Supporting the evidence from the TRAP study,5 an investigation from Canada showed that the routine adoption of filtration leukoreduction was associated with a significant reduction in both platelet alloimmunisation and alloimmune platelet refractoriness. Values decreased from 19 to 7% and from 14 to 4%, respectively.12
What Can We Do to Support Refractory Patients?
The resolution of non-immune causes of refractoriness belongs to the general domain of global supportive therapy.2,3,13–17 It can be difficult to resolve a septic episode, correct coagulopathy secondary to disseminated intravascular coagulation, reduce the size of an enlarged spleen or avoid using some drugs that have a negative impact on platelet survival.18 In these cases, the natural course of the disease can prevail over the therapeutic tools available to the clinician. Conversely, a synergistic strategy between clinician and transfusion specialist can re-establish the efficacy of platelet support in refractory patients whose refractoriness depends on platelet alloimmunisation.
Two strategies can be adopted in these cases: the selection of HLAcompatible donors from large registries of HLA-typed blood and bone marrow donors19,20 or the selection of compatible platelets by a cross-matching procedure. In our hospital the latter strategy is able to provide effective platelet support (post-transfusion increments greater than 10,000 per microlitre) in three-quarters of cases.21 Several reports in the literature indicate that similar effectiveness can be obtained with the HLA-typing approach. The choice between the two strategies depends on local organisation. The main discriminatory factor is the availability of a large panel of HLA-typed blood donors.
In spite of significant strides towards its resolution, platelet refractoriness is still a transfusion complication that cannot be prevented or corrected in a relatively small, but not a negligible, proportion of recipients.15 Therefore, it is necessary to perform additional studies to ensure the prevention of primary and secondary alloimmunisation to platelets and to improve the management and resolution of clinical factors capable of reducing the effectiveness of platelet support, not only for the clinical negative impact of refractoriness, but also for its high cost. In the study reported by Meehan et al.,22 refractory and non-refractory patients had median hospital stays of 35 days compared with 14.4 days and inpatient hospital costs of US$103,956 compared with US$37,818, respectively. In our study,20 in which 40 refractory patients received a mean of 14 cross-matched platelet transfusions over a period of 33 months, we determined that each refractory patient generated an average expense of €4,325 just for the solid-phase, disposable kit required for the selection of compatible platelets.13 Labour costs should be added to this sum.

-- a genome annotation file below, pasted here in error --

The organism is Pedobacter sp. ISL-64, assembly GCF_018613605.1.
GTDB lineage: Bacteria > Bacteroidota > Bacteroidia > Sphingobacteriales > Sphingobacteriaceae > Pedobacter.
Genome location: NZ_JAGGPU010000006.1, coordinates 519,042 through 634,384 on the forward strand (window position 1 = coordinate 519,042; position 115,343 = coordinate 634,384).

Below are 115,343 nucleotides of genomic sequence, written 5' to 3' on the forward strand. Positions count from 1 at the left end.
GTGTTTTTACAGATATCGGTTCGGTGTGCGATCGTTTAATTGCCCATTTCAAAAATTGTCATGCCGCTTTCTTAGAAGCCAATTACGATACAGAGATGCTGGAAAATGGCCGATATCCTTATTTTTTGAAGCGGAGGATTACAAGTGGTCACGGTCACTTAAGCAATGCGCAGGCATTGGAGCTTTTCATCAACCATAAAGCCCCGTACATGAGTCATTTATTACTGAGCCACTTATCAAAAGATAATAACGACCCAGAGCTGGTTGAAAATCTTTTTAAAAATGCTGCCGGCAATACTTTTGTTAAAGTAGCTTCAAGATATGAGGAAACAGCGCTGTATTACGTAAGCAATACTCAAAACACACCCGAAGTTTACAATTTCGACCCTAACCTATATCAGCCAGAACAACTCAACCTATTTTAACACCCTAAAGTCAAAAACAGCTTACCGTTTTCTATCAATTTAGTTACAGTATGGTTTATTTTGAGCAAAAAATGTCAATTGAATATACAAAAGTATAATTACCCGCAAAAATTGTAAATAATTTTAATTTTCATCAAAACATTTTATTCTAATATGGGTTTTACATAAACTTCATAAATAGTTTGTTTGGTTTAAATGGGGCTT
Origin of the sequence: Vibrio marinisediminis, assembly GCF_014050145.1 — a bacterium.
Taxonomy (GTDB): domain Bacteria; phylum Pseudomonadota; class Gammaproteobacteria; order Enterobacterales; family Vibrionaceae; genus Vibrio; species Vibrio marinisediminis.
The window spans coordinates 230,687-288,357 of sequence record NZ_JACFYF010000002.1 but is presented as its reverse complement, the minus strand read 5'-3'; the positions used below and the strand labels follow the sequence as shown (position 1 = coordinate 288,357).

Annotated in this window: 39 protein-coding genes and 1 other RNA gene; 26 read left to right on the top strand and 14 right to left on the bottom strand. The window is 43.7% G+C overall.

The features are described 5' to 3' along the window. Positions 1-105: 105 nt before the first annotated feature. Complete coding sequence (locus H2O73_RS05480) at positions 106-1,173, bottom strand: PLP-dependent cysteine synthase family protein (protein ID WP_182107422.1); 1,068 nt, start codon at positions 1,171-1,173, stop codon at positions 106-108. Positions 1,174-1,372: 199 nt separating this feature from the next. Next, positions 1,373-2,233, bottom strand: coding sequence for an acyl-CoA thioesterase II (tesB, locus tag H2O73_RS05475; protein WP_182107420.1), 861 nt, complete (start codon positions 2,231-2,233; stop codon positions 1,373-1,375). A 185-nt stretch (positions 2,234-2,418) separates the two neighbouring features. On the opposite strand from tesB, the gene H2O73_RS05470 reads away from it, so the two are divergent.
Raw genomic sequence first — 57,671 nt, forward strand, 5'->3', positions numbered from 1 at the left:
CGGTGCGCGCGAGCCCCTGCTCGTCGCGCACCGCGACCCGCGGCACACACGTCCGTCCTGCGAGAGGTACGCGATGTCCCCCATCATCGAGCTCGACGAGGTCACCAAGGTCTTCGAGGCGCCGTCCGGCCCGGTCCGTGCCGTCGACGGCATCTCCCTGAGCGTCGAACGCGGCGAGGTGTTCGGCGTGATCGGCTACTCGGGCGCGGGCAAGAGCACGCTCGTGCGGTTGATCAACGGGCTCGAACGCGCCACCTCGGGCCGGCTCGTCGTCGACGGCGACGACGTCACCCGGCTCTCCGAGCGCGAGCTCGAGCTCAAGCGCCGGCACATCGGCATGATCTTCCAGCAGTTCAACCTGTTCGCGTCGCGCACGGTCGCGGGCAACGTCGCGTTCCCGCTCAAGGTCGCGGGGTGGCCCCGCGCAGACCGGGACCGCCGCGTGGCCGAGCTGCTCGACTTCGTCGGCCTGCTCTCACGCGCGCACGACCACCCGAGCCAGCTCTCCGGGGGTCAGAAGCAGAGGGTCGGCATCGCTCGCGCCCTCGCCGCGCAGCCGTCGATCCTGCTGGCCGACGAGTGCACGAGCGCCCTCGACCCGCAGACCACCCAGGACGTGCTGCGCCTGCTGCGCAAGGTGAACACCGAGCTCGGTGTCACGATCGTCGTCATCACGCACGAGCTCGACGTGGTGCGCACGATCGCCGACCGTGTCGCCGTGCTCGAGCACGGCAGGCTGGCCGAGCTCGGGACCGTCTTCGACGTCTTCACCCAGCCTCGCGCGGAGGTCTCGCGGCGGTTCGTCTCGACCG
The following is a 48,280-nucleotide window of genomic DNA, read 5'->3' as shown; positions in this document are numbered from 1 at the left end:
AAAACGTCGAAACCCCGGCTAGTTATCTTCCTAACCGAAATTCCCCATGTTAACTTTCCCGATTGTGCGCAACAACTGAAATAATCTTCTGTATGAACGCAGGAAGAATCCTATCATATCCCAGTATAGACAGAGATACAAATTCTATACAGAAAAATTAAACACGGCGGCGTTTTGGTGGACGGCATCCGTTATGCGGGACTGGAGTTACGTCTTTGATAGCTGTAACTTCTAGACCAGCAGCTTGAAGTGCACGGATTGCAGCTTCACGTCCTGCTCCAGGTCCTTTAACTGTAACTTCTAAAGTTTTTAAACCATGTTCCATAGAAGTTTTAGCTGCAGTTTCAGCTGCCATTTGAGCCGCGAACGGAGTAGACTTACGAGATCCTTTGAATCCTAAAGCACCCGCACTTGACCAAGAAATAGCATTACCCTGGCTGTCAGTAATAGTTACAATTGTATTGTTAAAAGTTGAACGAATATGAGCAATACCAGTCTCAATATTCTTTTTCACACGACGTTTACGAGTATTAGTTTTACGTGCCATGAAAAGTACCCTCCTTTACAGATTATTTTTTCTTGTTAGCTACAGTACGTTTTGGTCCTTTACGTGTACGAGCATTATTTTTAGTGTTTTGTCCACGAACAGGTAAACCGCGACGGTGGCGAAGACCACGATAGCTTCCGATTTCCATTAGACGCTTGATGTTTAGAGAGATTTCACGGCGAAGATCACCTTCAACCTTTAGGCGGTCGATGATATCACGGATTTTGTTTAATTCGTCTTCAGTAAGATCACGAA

Finally, despite the importance of all of the numbers and numerical factors that have been discussed in this article (platelet dose, platelet count increments, CCIs, etc.), the fundamental element in ensuring the best possible outcome of platelet support is the close co-operation between a skilled transfusion medicine specialist and an experienced clinician able to identify clinical conditions associated with a high risk of bleeding, patients with significant co-morbidity and those with early signs of haemorrhage.23 ■